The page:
Bibliofemme Bookclub An Irish Bookclub

January 10, 2012

Kitchen by Banana Yoshimoto

Filed under: Book Reviews,Literature — The DJ @ 12:55 pm
Kitchen Book Cover Kitchen
Banana Yoshimoto, Megan Backus,

When Kitchen was published in 1987, it was regarded as a radical new addition to the canon of Japanese writing. The fact that it was written by a woman, and a young woman at that, made the book even more of a talking point. In terms of writing from the Orient, it wasn’t like anything that preceded it, or succeeded it, given the gamut of books on foot-binding, Geishas and political struggle hitting bookshops in recent years. Banana Yoshimoto’s themes are mortality, relationships, food and, less expectedly, cross-dressing.

The book is divided into two separate stories but many of the same themes surface in each. In Kitchen, we meet Mikage Sakurai, a sensitive teenage orphan whose grandmother has just died. At the start of the book she says: “I was always aware that my family consisted of only one other person” and she constantly ponders the question of existence. She finds comfort in solitude – and in kitchens. The coolness, the hum of a fridge, its sinister vista in the middle of the night draws her there when she can’t sleep.

Grief is brilliantly handled in the book – everything is ancillary to it. All Mikage wants is to bind herself up in it, craving the basics of sleep, food and quietness. She meets Yuichi and his mother who decide to make her part of their family. Drawn to their warmth and unconventionality, Mikage discovers that Yuichi’s mother is really his transsexual father. They become a weird sort of nuclear family until a tragic event unites Mikage and Yuichi in grief and pits them against the world. They dream of each other on the same night, they have a slight psychic connection and Yoshimoto throws in a very unconventional love story sub-plot.

Yoshimoto heightens the sense of paranormal in the second story, ‘Moonlight Shadow’. A nameless woman loses her boyfriend Hitoshi in an accident and tells us: “The night he died my soul went away to some other place and I couldn’t bring it back”. She becomes friendly with his brother Hiragi, whose girlfriend died in the same crash. On one insomniac night out walking she meets a strange woman called Urara who has also lost someone. Urara introduces her to the mystical experience of The Weaver Festival Phenomenon, which she hopes will cauterise their collective grief.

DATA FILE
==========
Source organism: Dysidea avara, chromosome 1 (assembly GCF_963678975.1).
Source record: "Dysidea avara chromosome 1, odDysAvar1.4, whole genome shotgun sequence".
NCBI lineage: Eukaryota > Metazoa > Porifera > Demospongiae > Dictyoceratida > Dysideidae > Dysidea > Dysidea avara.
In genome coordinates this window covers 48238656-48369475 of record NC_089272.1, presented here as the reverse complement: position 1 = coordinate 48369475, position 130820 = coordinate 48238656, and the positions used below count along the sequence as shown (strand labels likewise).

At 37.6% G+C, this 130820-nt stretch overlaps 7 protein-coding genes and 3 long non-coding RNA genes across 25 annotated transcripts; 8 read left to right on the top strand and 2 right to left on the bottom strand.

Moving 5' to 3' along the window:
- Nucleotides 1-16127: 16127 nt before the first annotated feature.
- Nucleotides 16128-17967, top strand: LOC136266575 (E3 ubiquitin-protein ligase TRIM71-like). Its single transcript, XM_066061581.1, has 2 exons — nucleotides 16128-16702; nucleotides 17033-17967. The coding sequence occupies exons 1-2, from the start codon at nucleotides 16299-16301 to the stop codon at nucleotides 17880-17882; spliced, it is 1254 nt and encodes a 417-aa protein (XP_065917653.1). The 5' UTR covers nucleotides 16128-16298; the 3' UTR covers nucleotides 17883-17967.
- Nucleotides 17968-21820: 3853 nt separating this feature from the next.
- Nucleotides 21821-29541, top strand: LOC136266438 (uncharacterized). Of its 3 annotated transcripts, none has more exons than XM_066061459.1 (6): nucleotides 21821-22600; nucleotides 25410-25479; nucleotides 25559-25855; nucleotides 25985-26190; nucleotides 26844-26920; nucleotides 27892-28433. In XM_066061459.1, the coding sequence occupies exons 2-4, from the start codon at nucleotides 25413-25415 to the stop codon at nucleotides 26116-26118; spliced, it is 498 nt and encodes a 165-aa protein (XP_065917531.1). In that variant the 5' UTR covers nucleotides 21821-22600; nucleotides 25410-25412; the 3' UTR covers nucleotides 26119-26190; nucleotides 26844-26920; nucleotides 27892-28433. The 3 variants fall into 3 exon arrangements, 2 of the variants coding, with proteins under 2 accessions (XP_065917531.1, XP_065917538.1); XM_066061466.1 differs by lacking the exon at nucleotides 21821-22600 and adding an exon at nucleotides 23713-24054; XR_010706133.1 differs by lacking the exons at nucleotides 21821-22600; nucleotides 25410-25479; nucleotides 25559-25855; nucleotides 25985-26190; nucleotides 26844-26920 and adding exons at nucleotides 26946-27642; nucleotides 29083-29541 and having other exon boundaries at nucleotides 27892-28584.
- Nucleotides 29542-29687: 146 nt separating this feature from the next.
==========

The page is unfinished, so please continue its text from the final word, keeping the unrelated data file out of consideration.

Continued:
The two stories mirror each other in terms of love and loss and even the theme of cross-dressing reappears – Hiragi wears his dead girlfriend’s school uniform as a mixture of mourning and shock value. Written in the 1980s, themes like the construction of the family unit, cross-dressing and a heightened exploration of deeply affecting emotions were not overt in Japanese writing of the time.

Yoshimoto’s style of writing is very compact. Descriptions and sentences are pared down and it is somewhere between the unembellished prose of a child and a slightly clinical omniscient narrator. Death stalks through the book and becomes something of a character largely through her stream of consciousness passages. Yoshimoto constantly reaffirms, in the subtlest ways, that we are all alone and that death is inevitable. Lines like: “Someday, without fail, everyone will disappear, scattered into the blackness of time. I’ve always lived with that knowledge in my being” can’t but make you think, but it’s not all morbidity and this is very much a book for the senses. Yoshimoto fills the pages with nature, greenery and plants. Kitchen – as its name would suggest – is soaked in texture and smells. Food and cookery are central to the book, so much so that when Mikage confronts Yuichi about her feelings, she expresses it through the Katduson pork dish she brings him.

This small book has a big philosophical message. Riddled with existential angst, it has a lot of warmth that will make you think. A heartening tale of trying to ride the crests and troughs of life and, in doing so, realising what the important stuff is. The DJ

July 2004


No Comments »

No comments yet.

RSS feed for comments on this post. TrackBack URL

Leave a comment

Powered by WordPress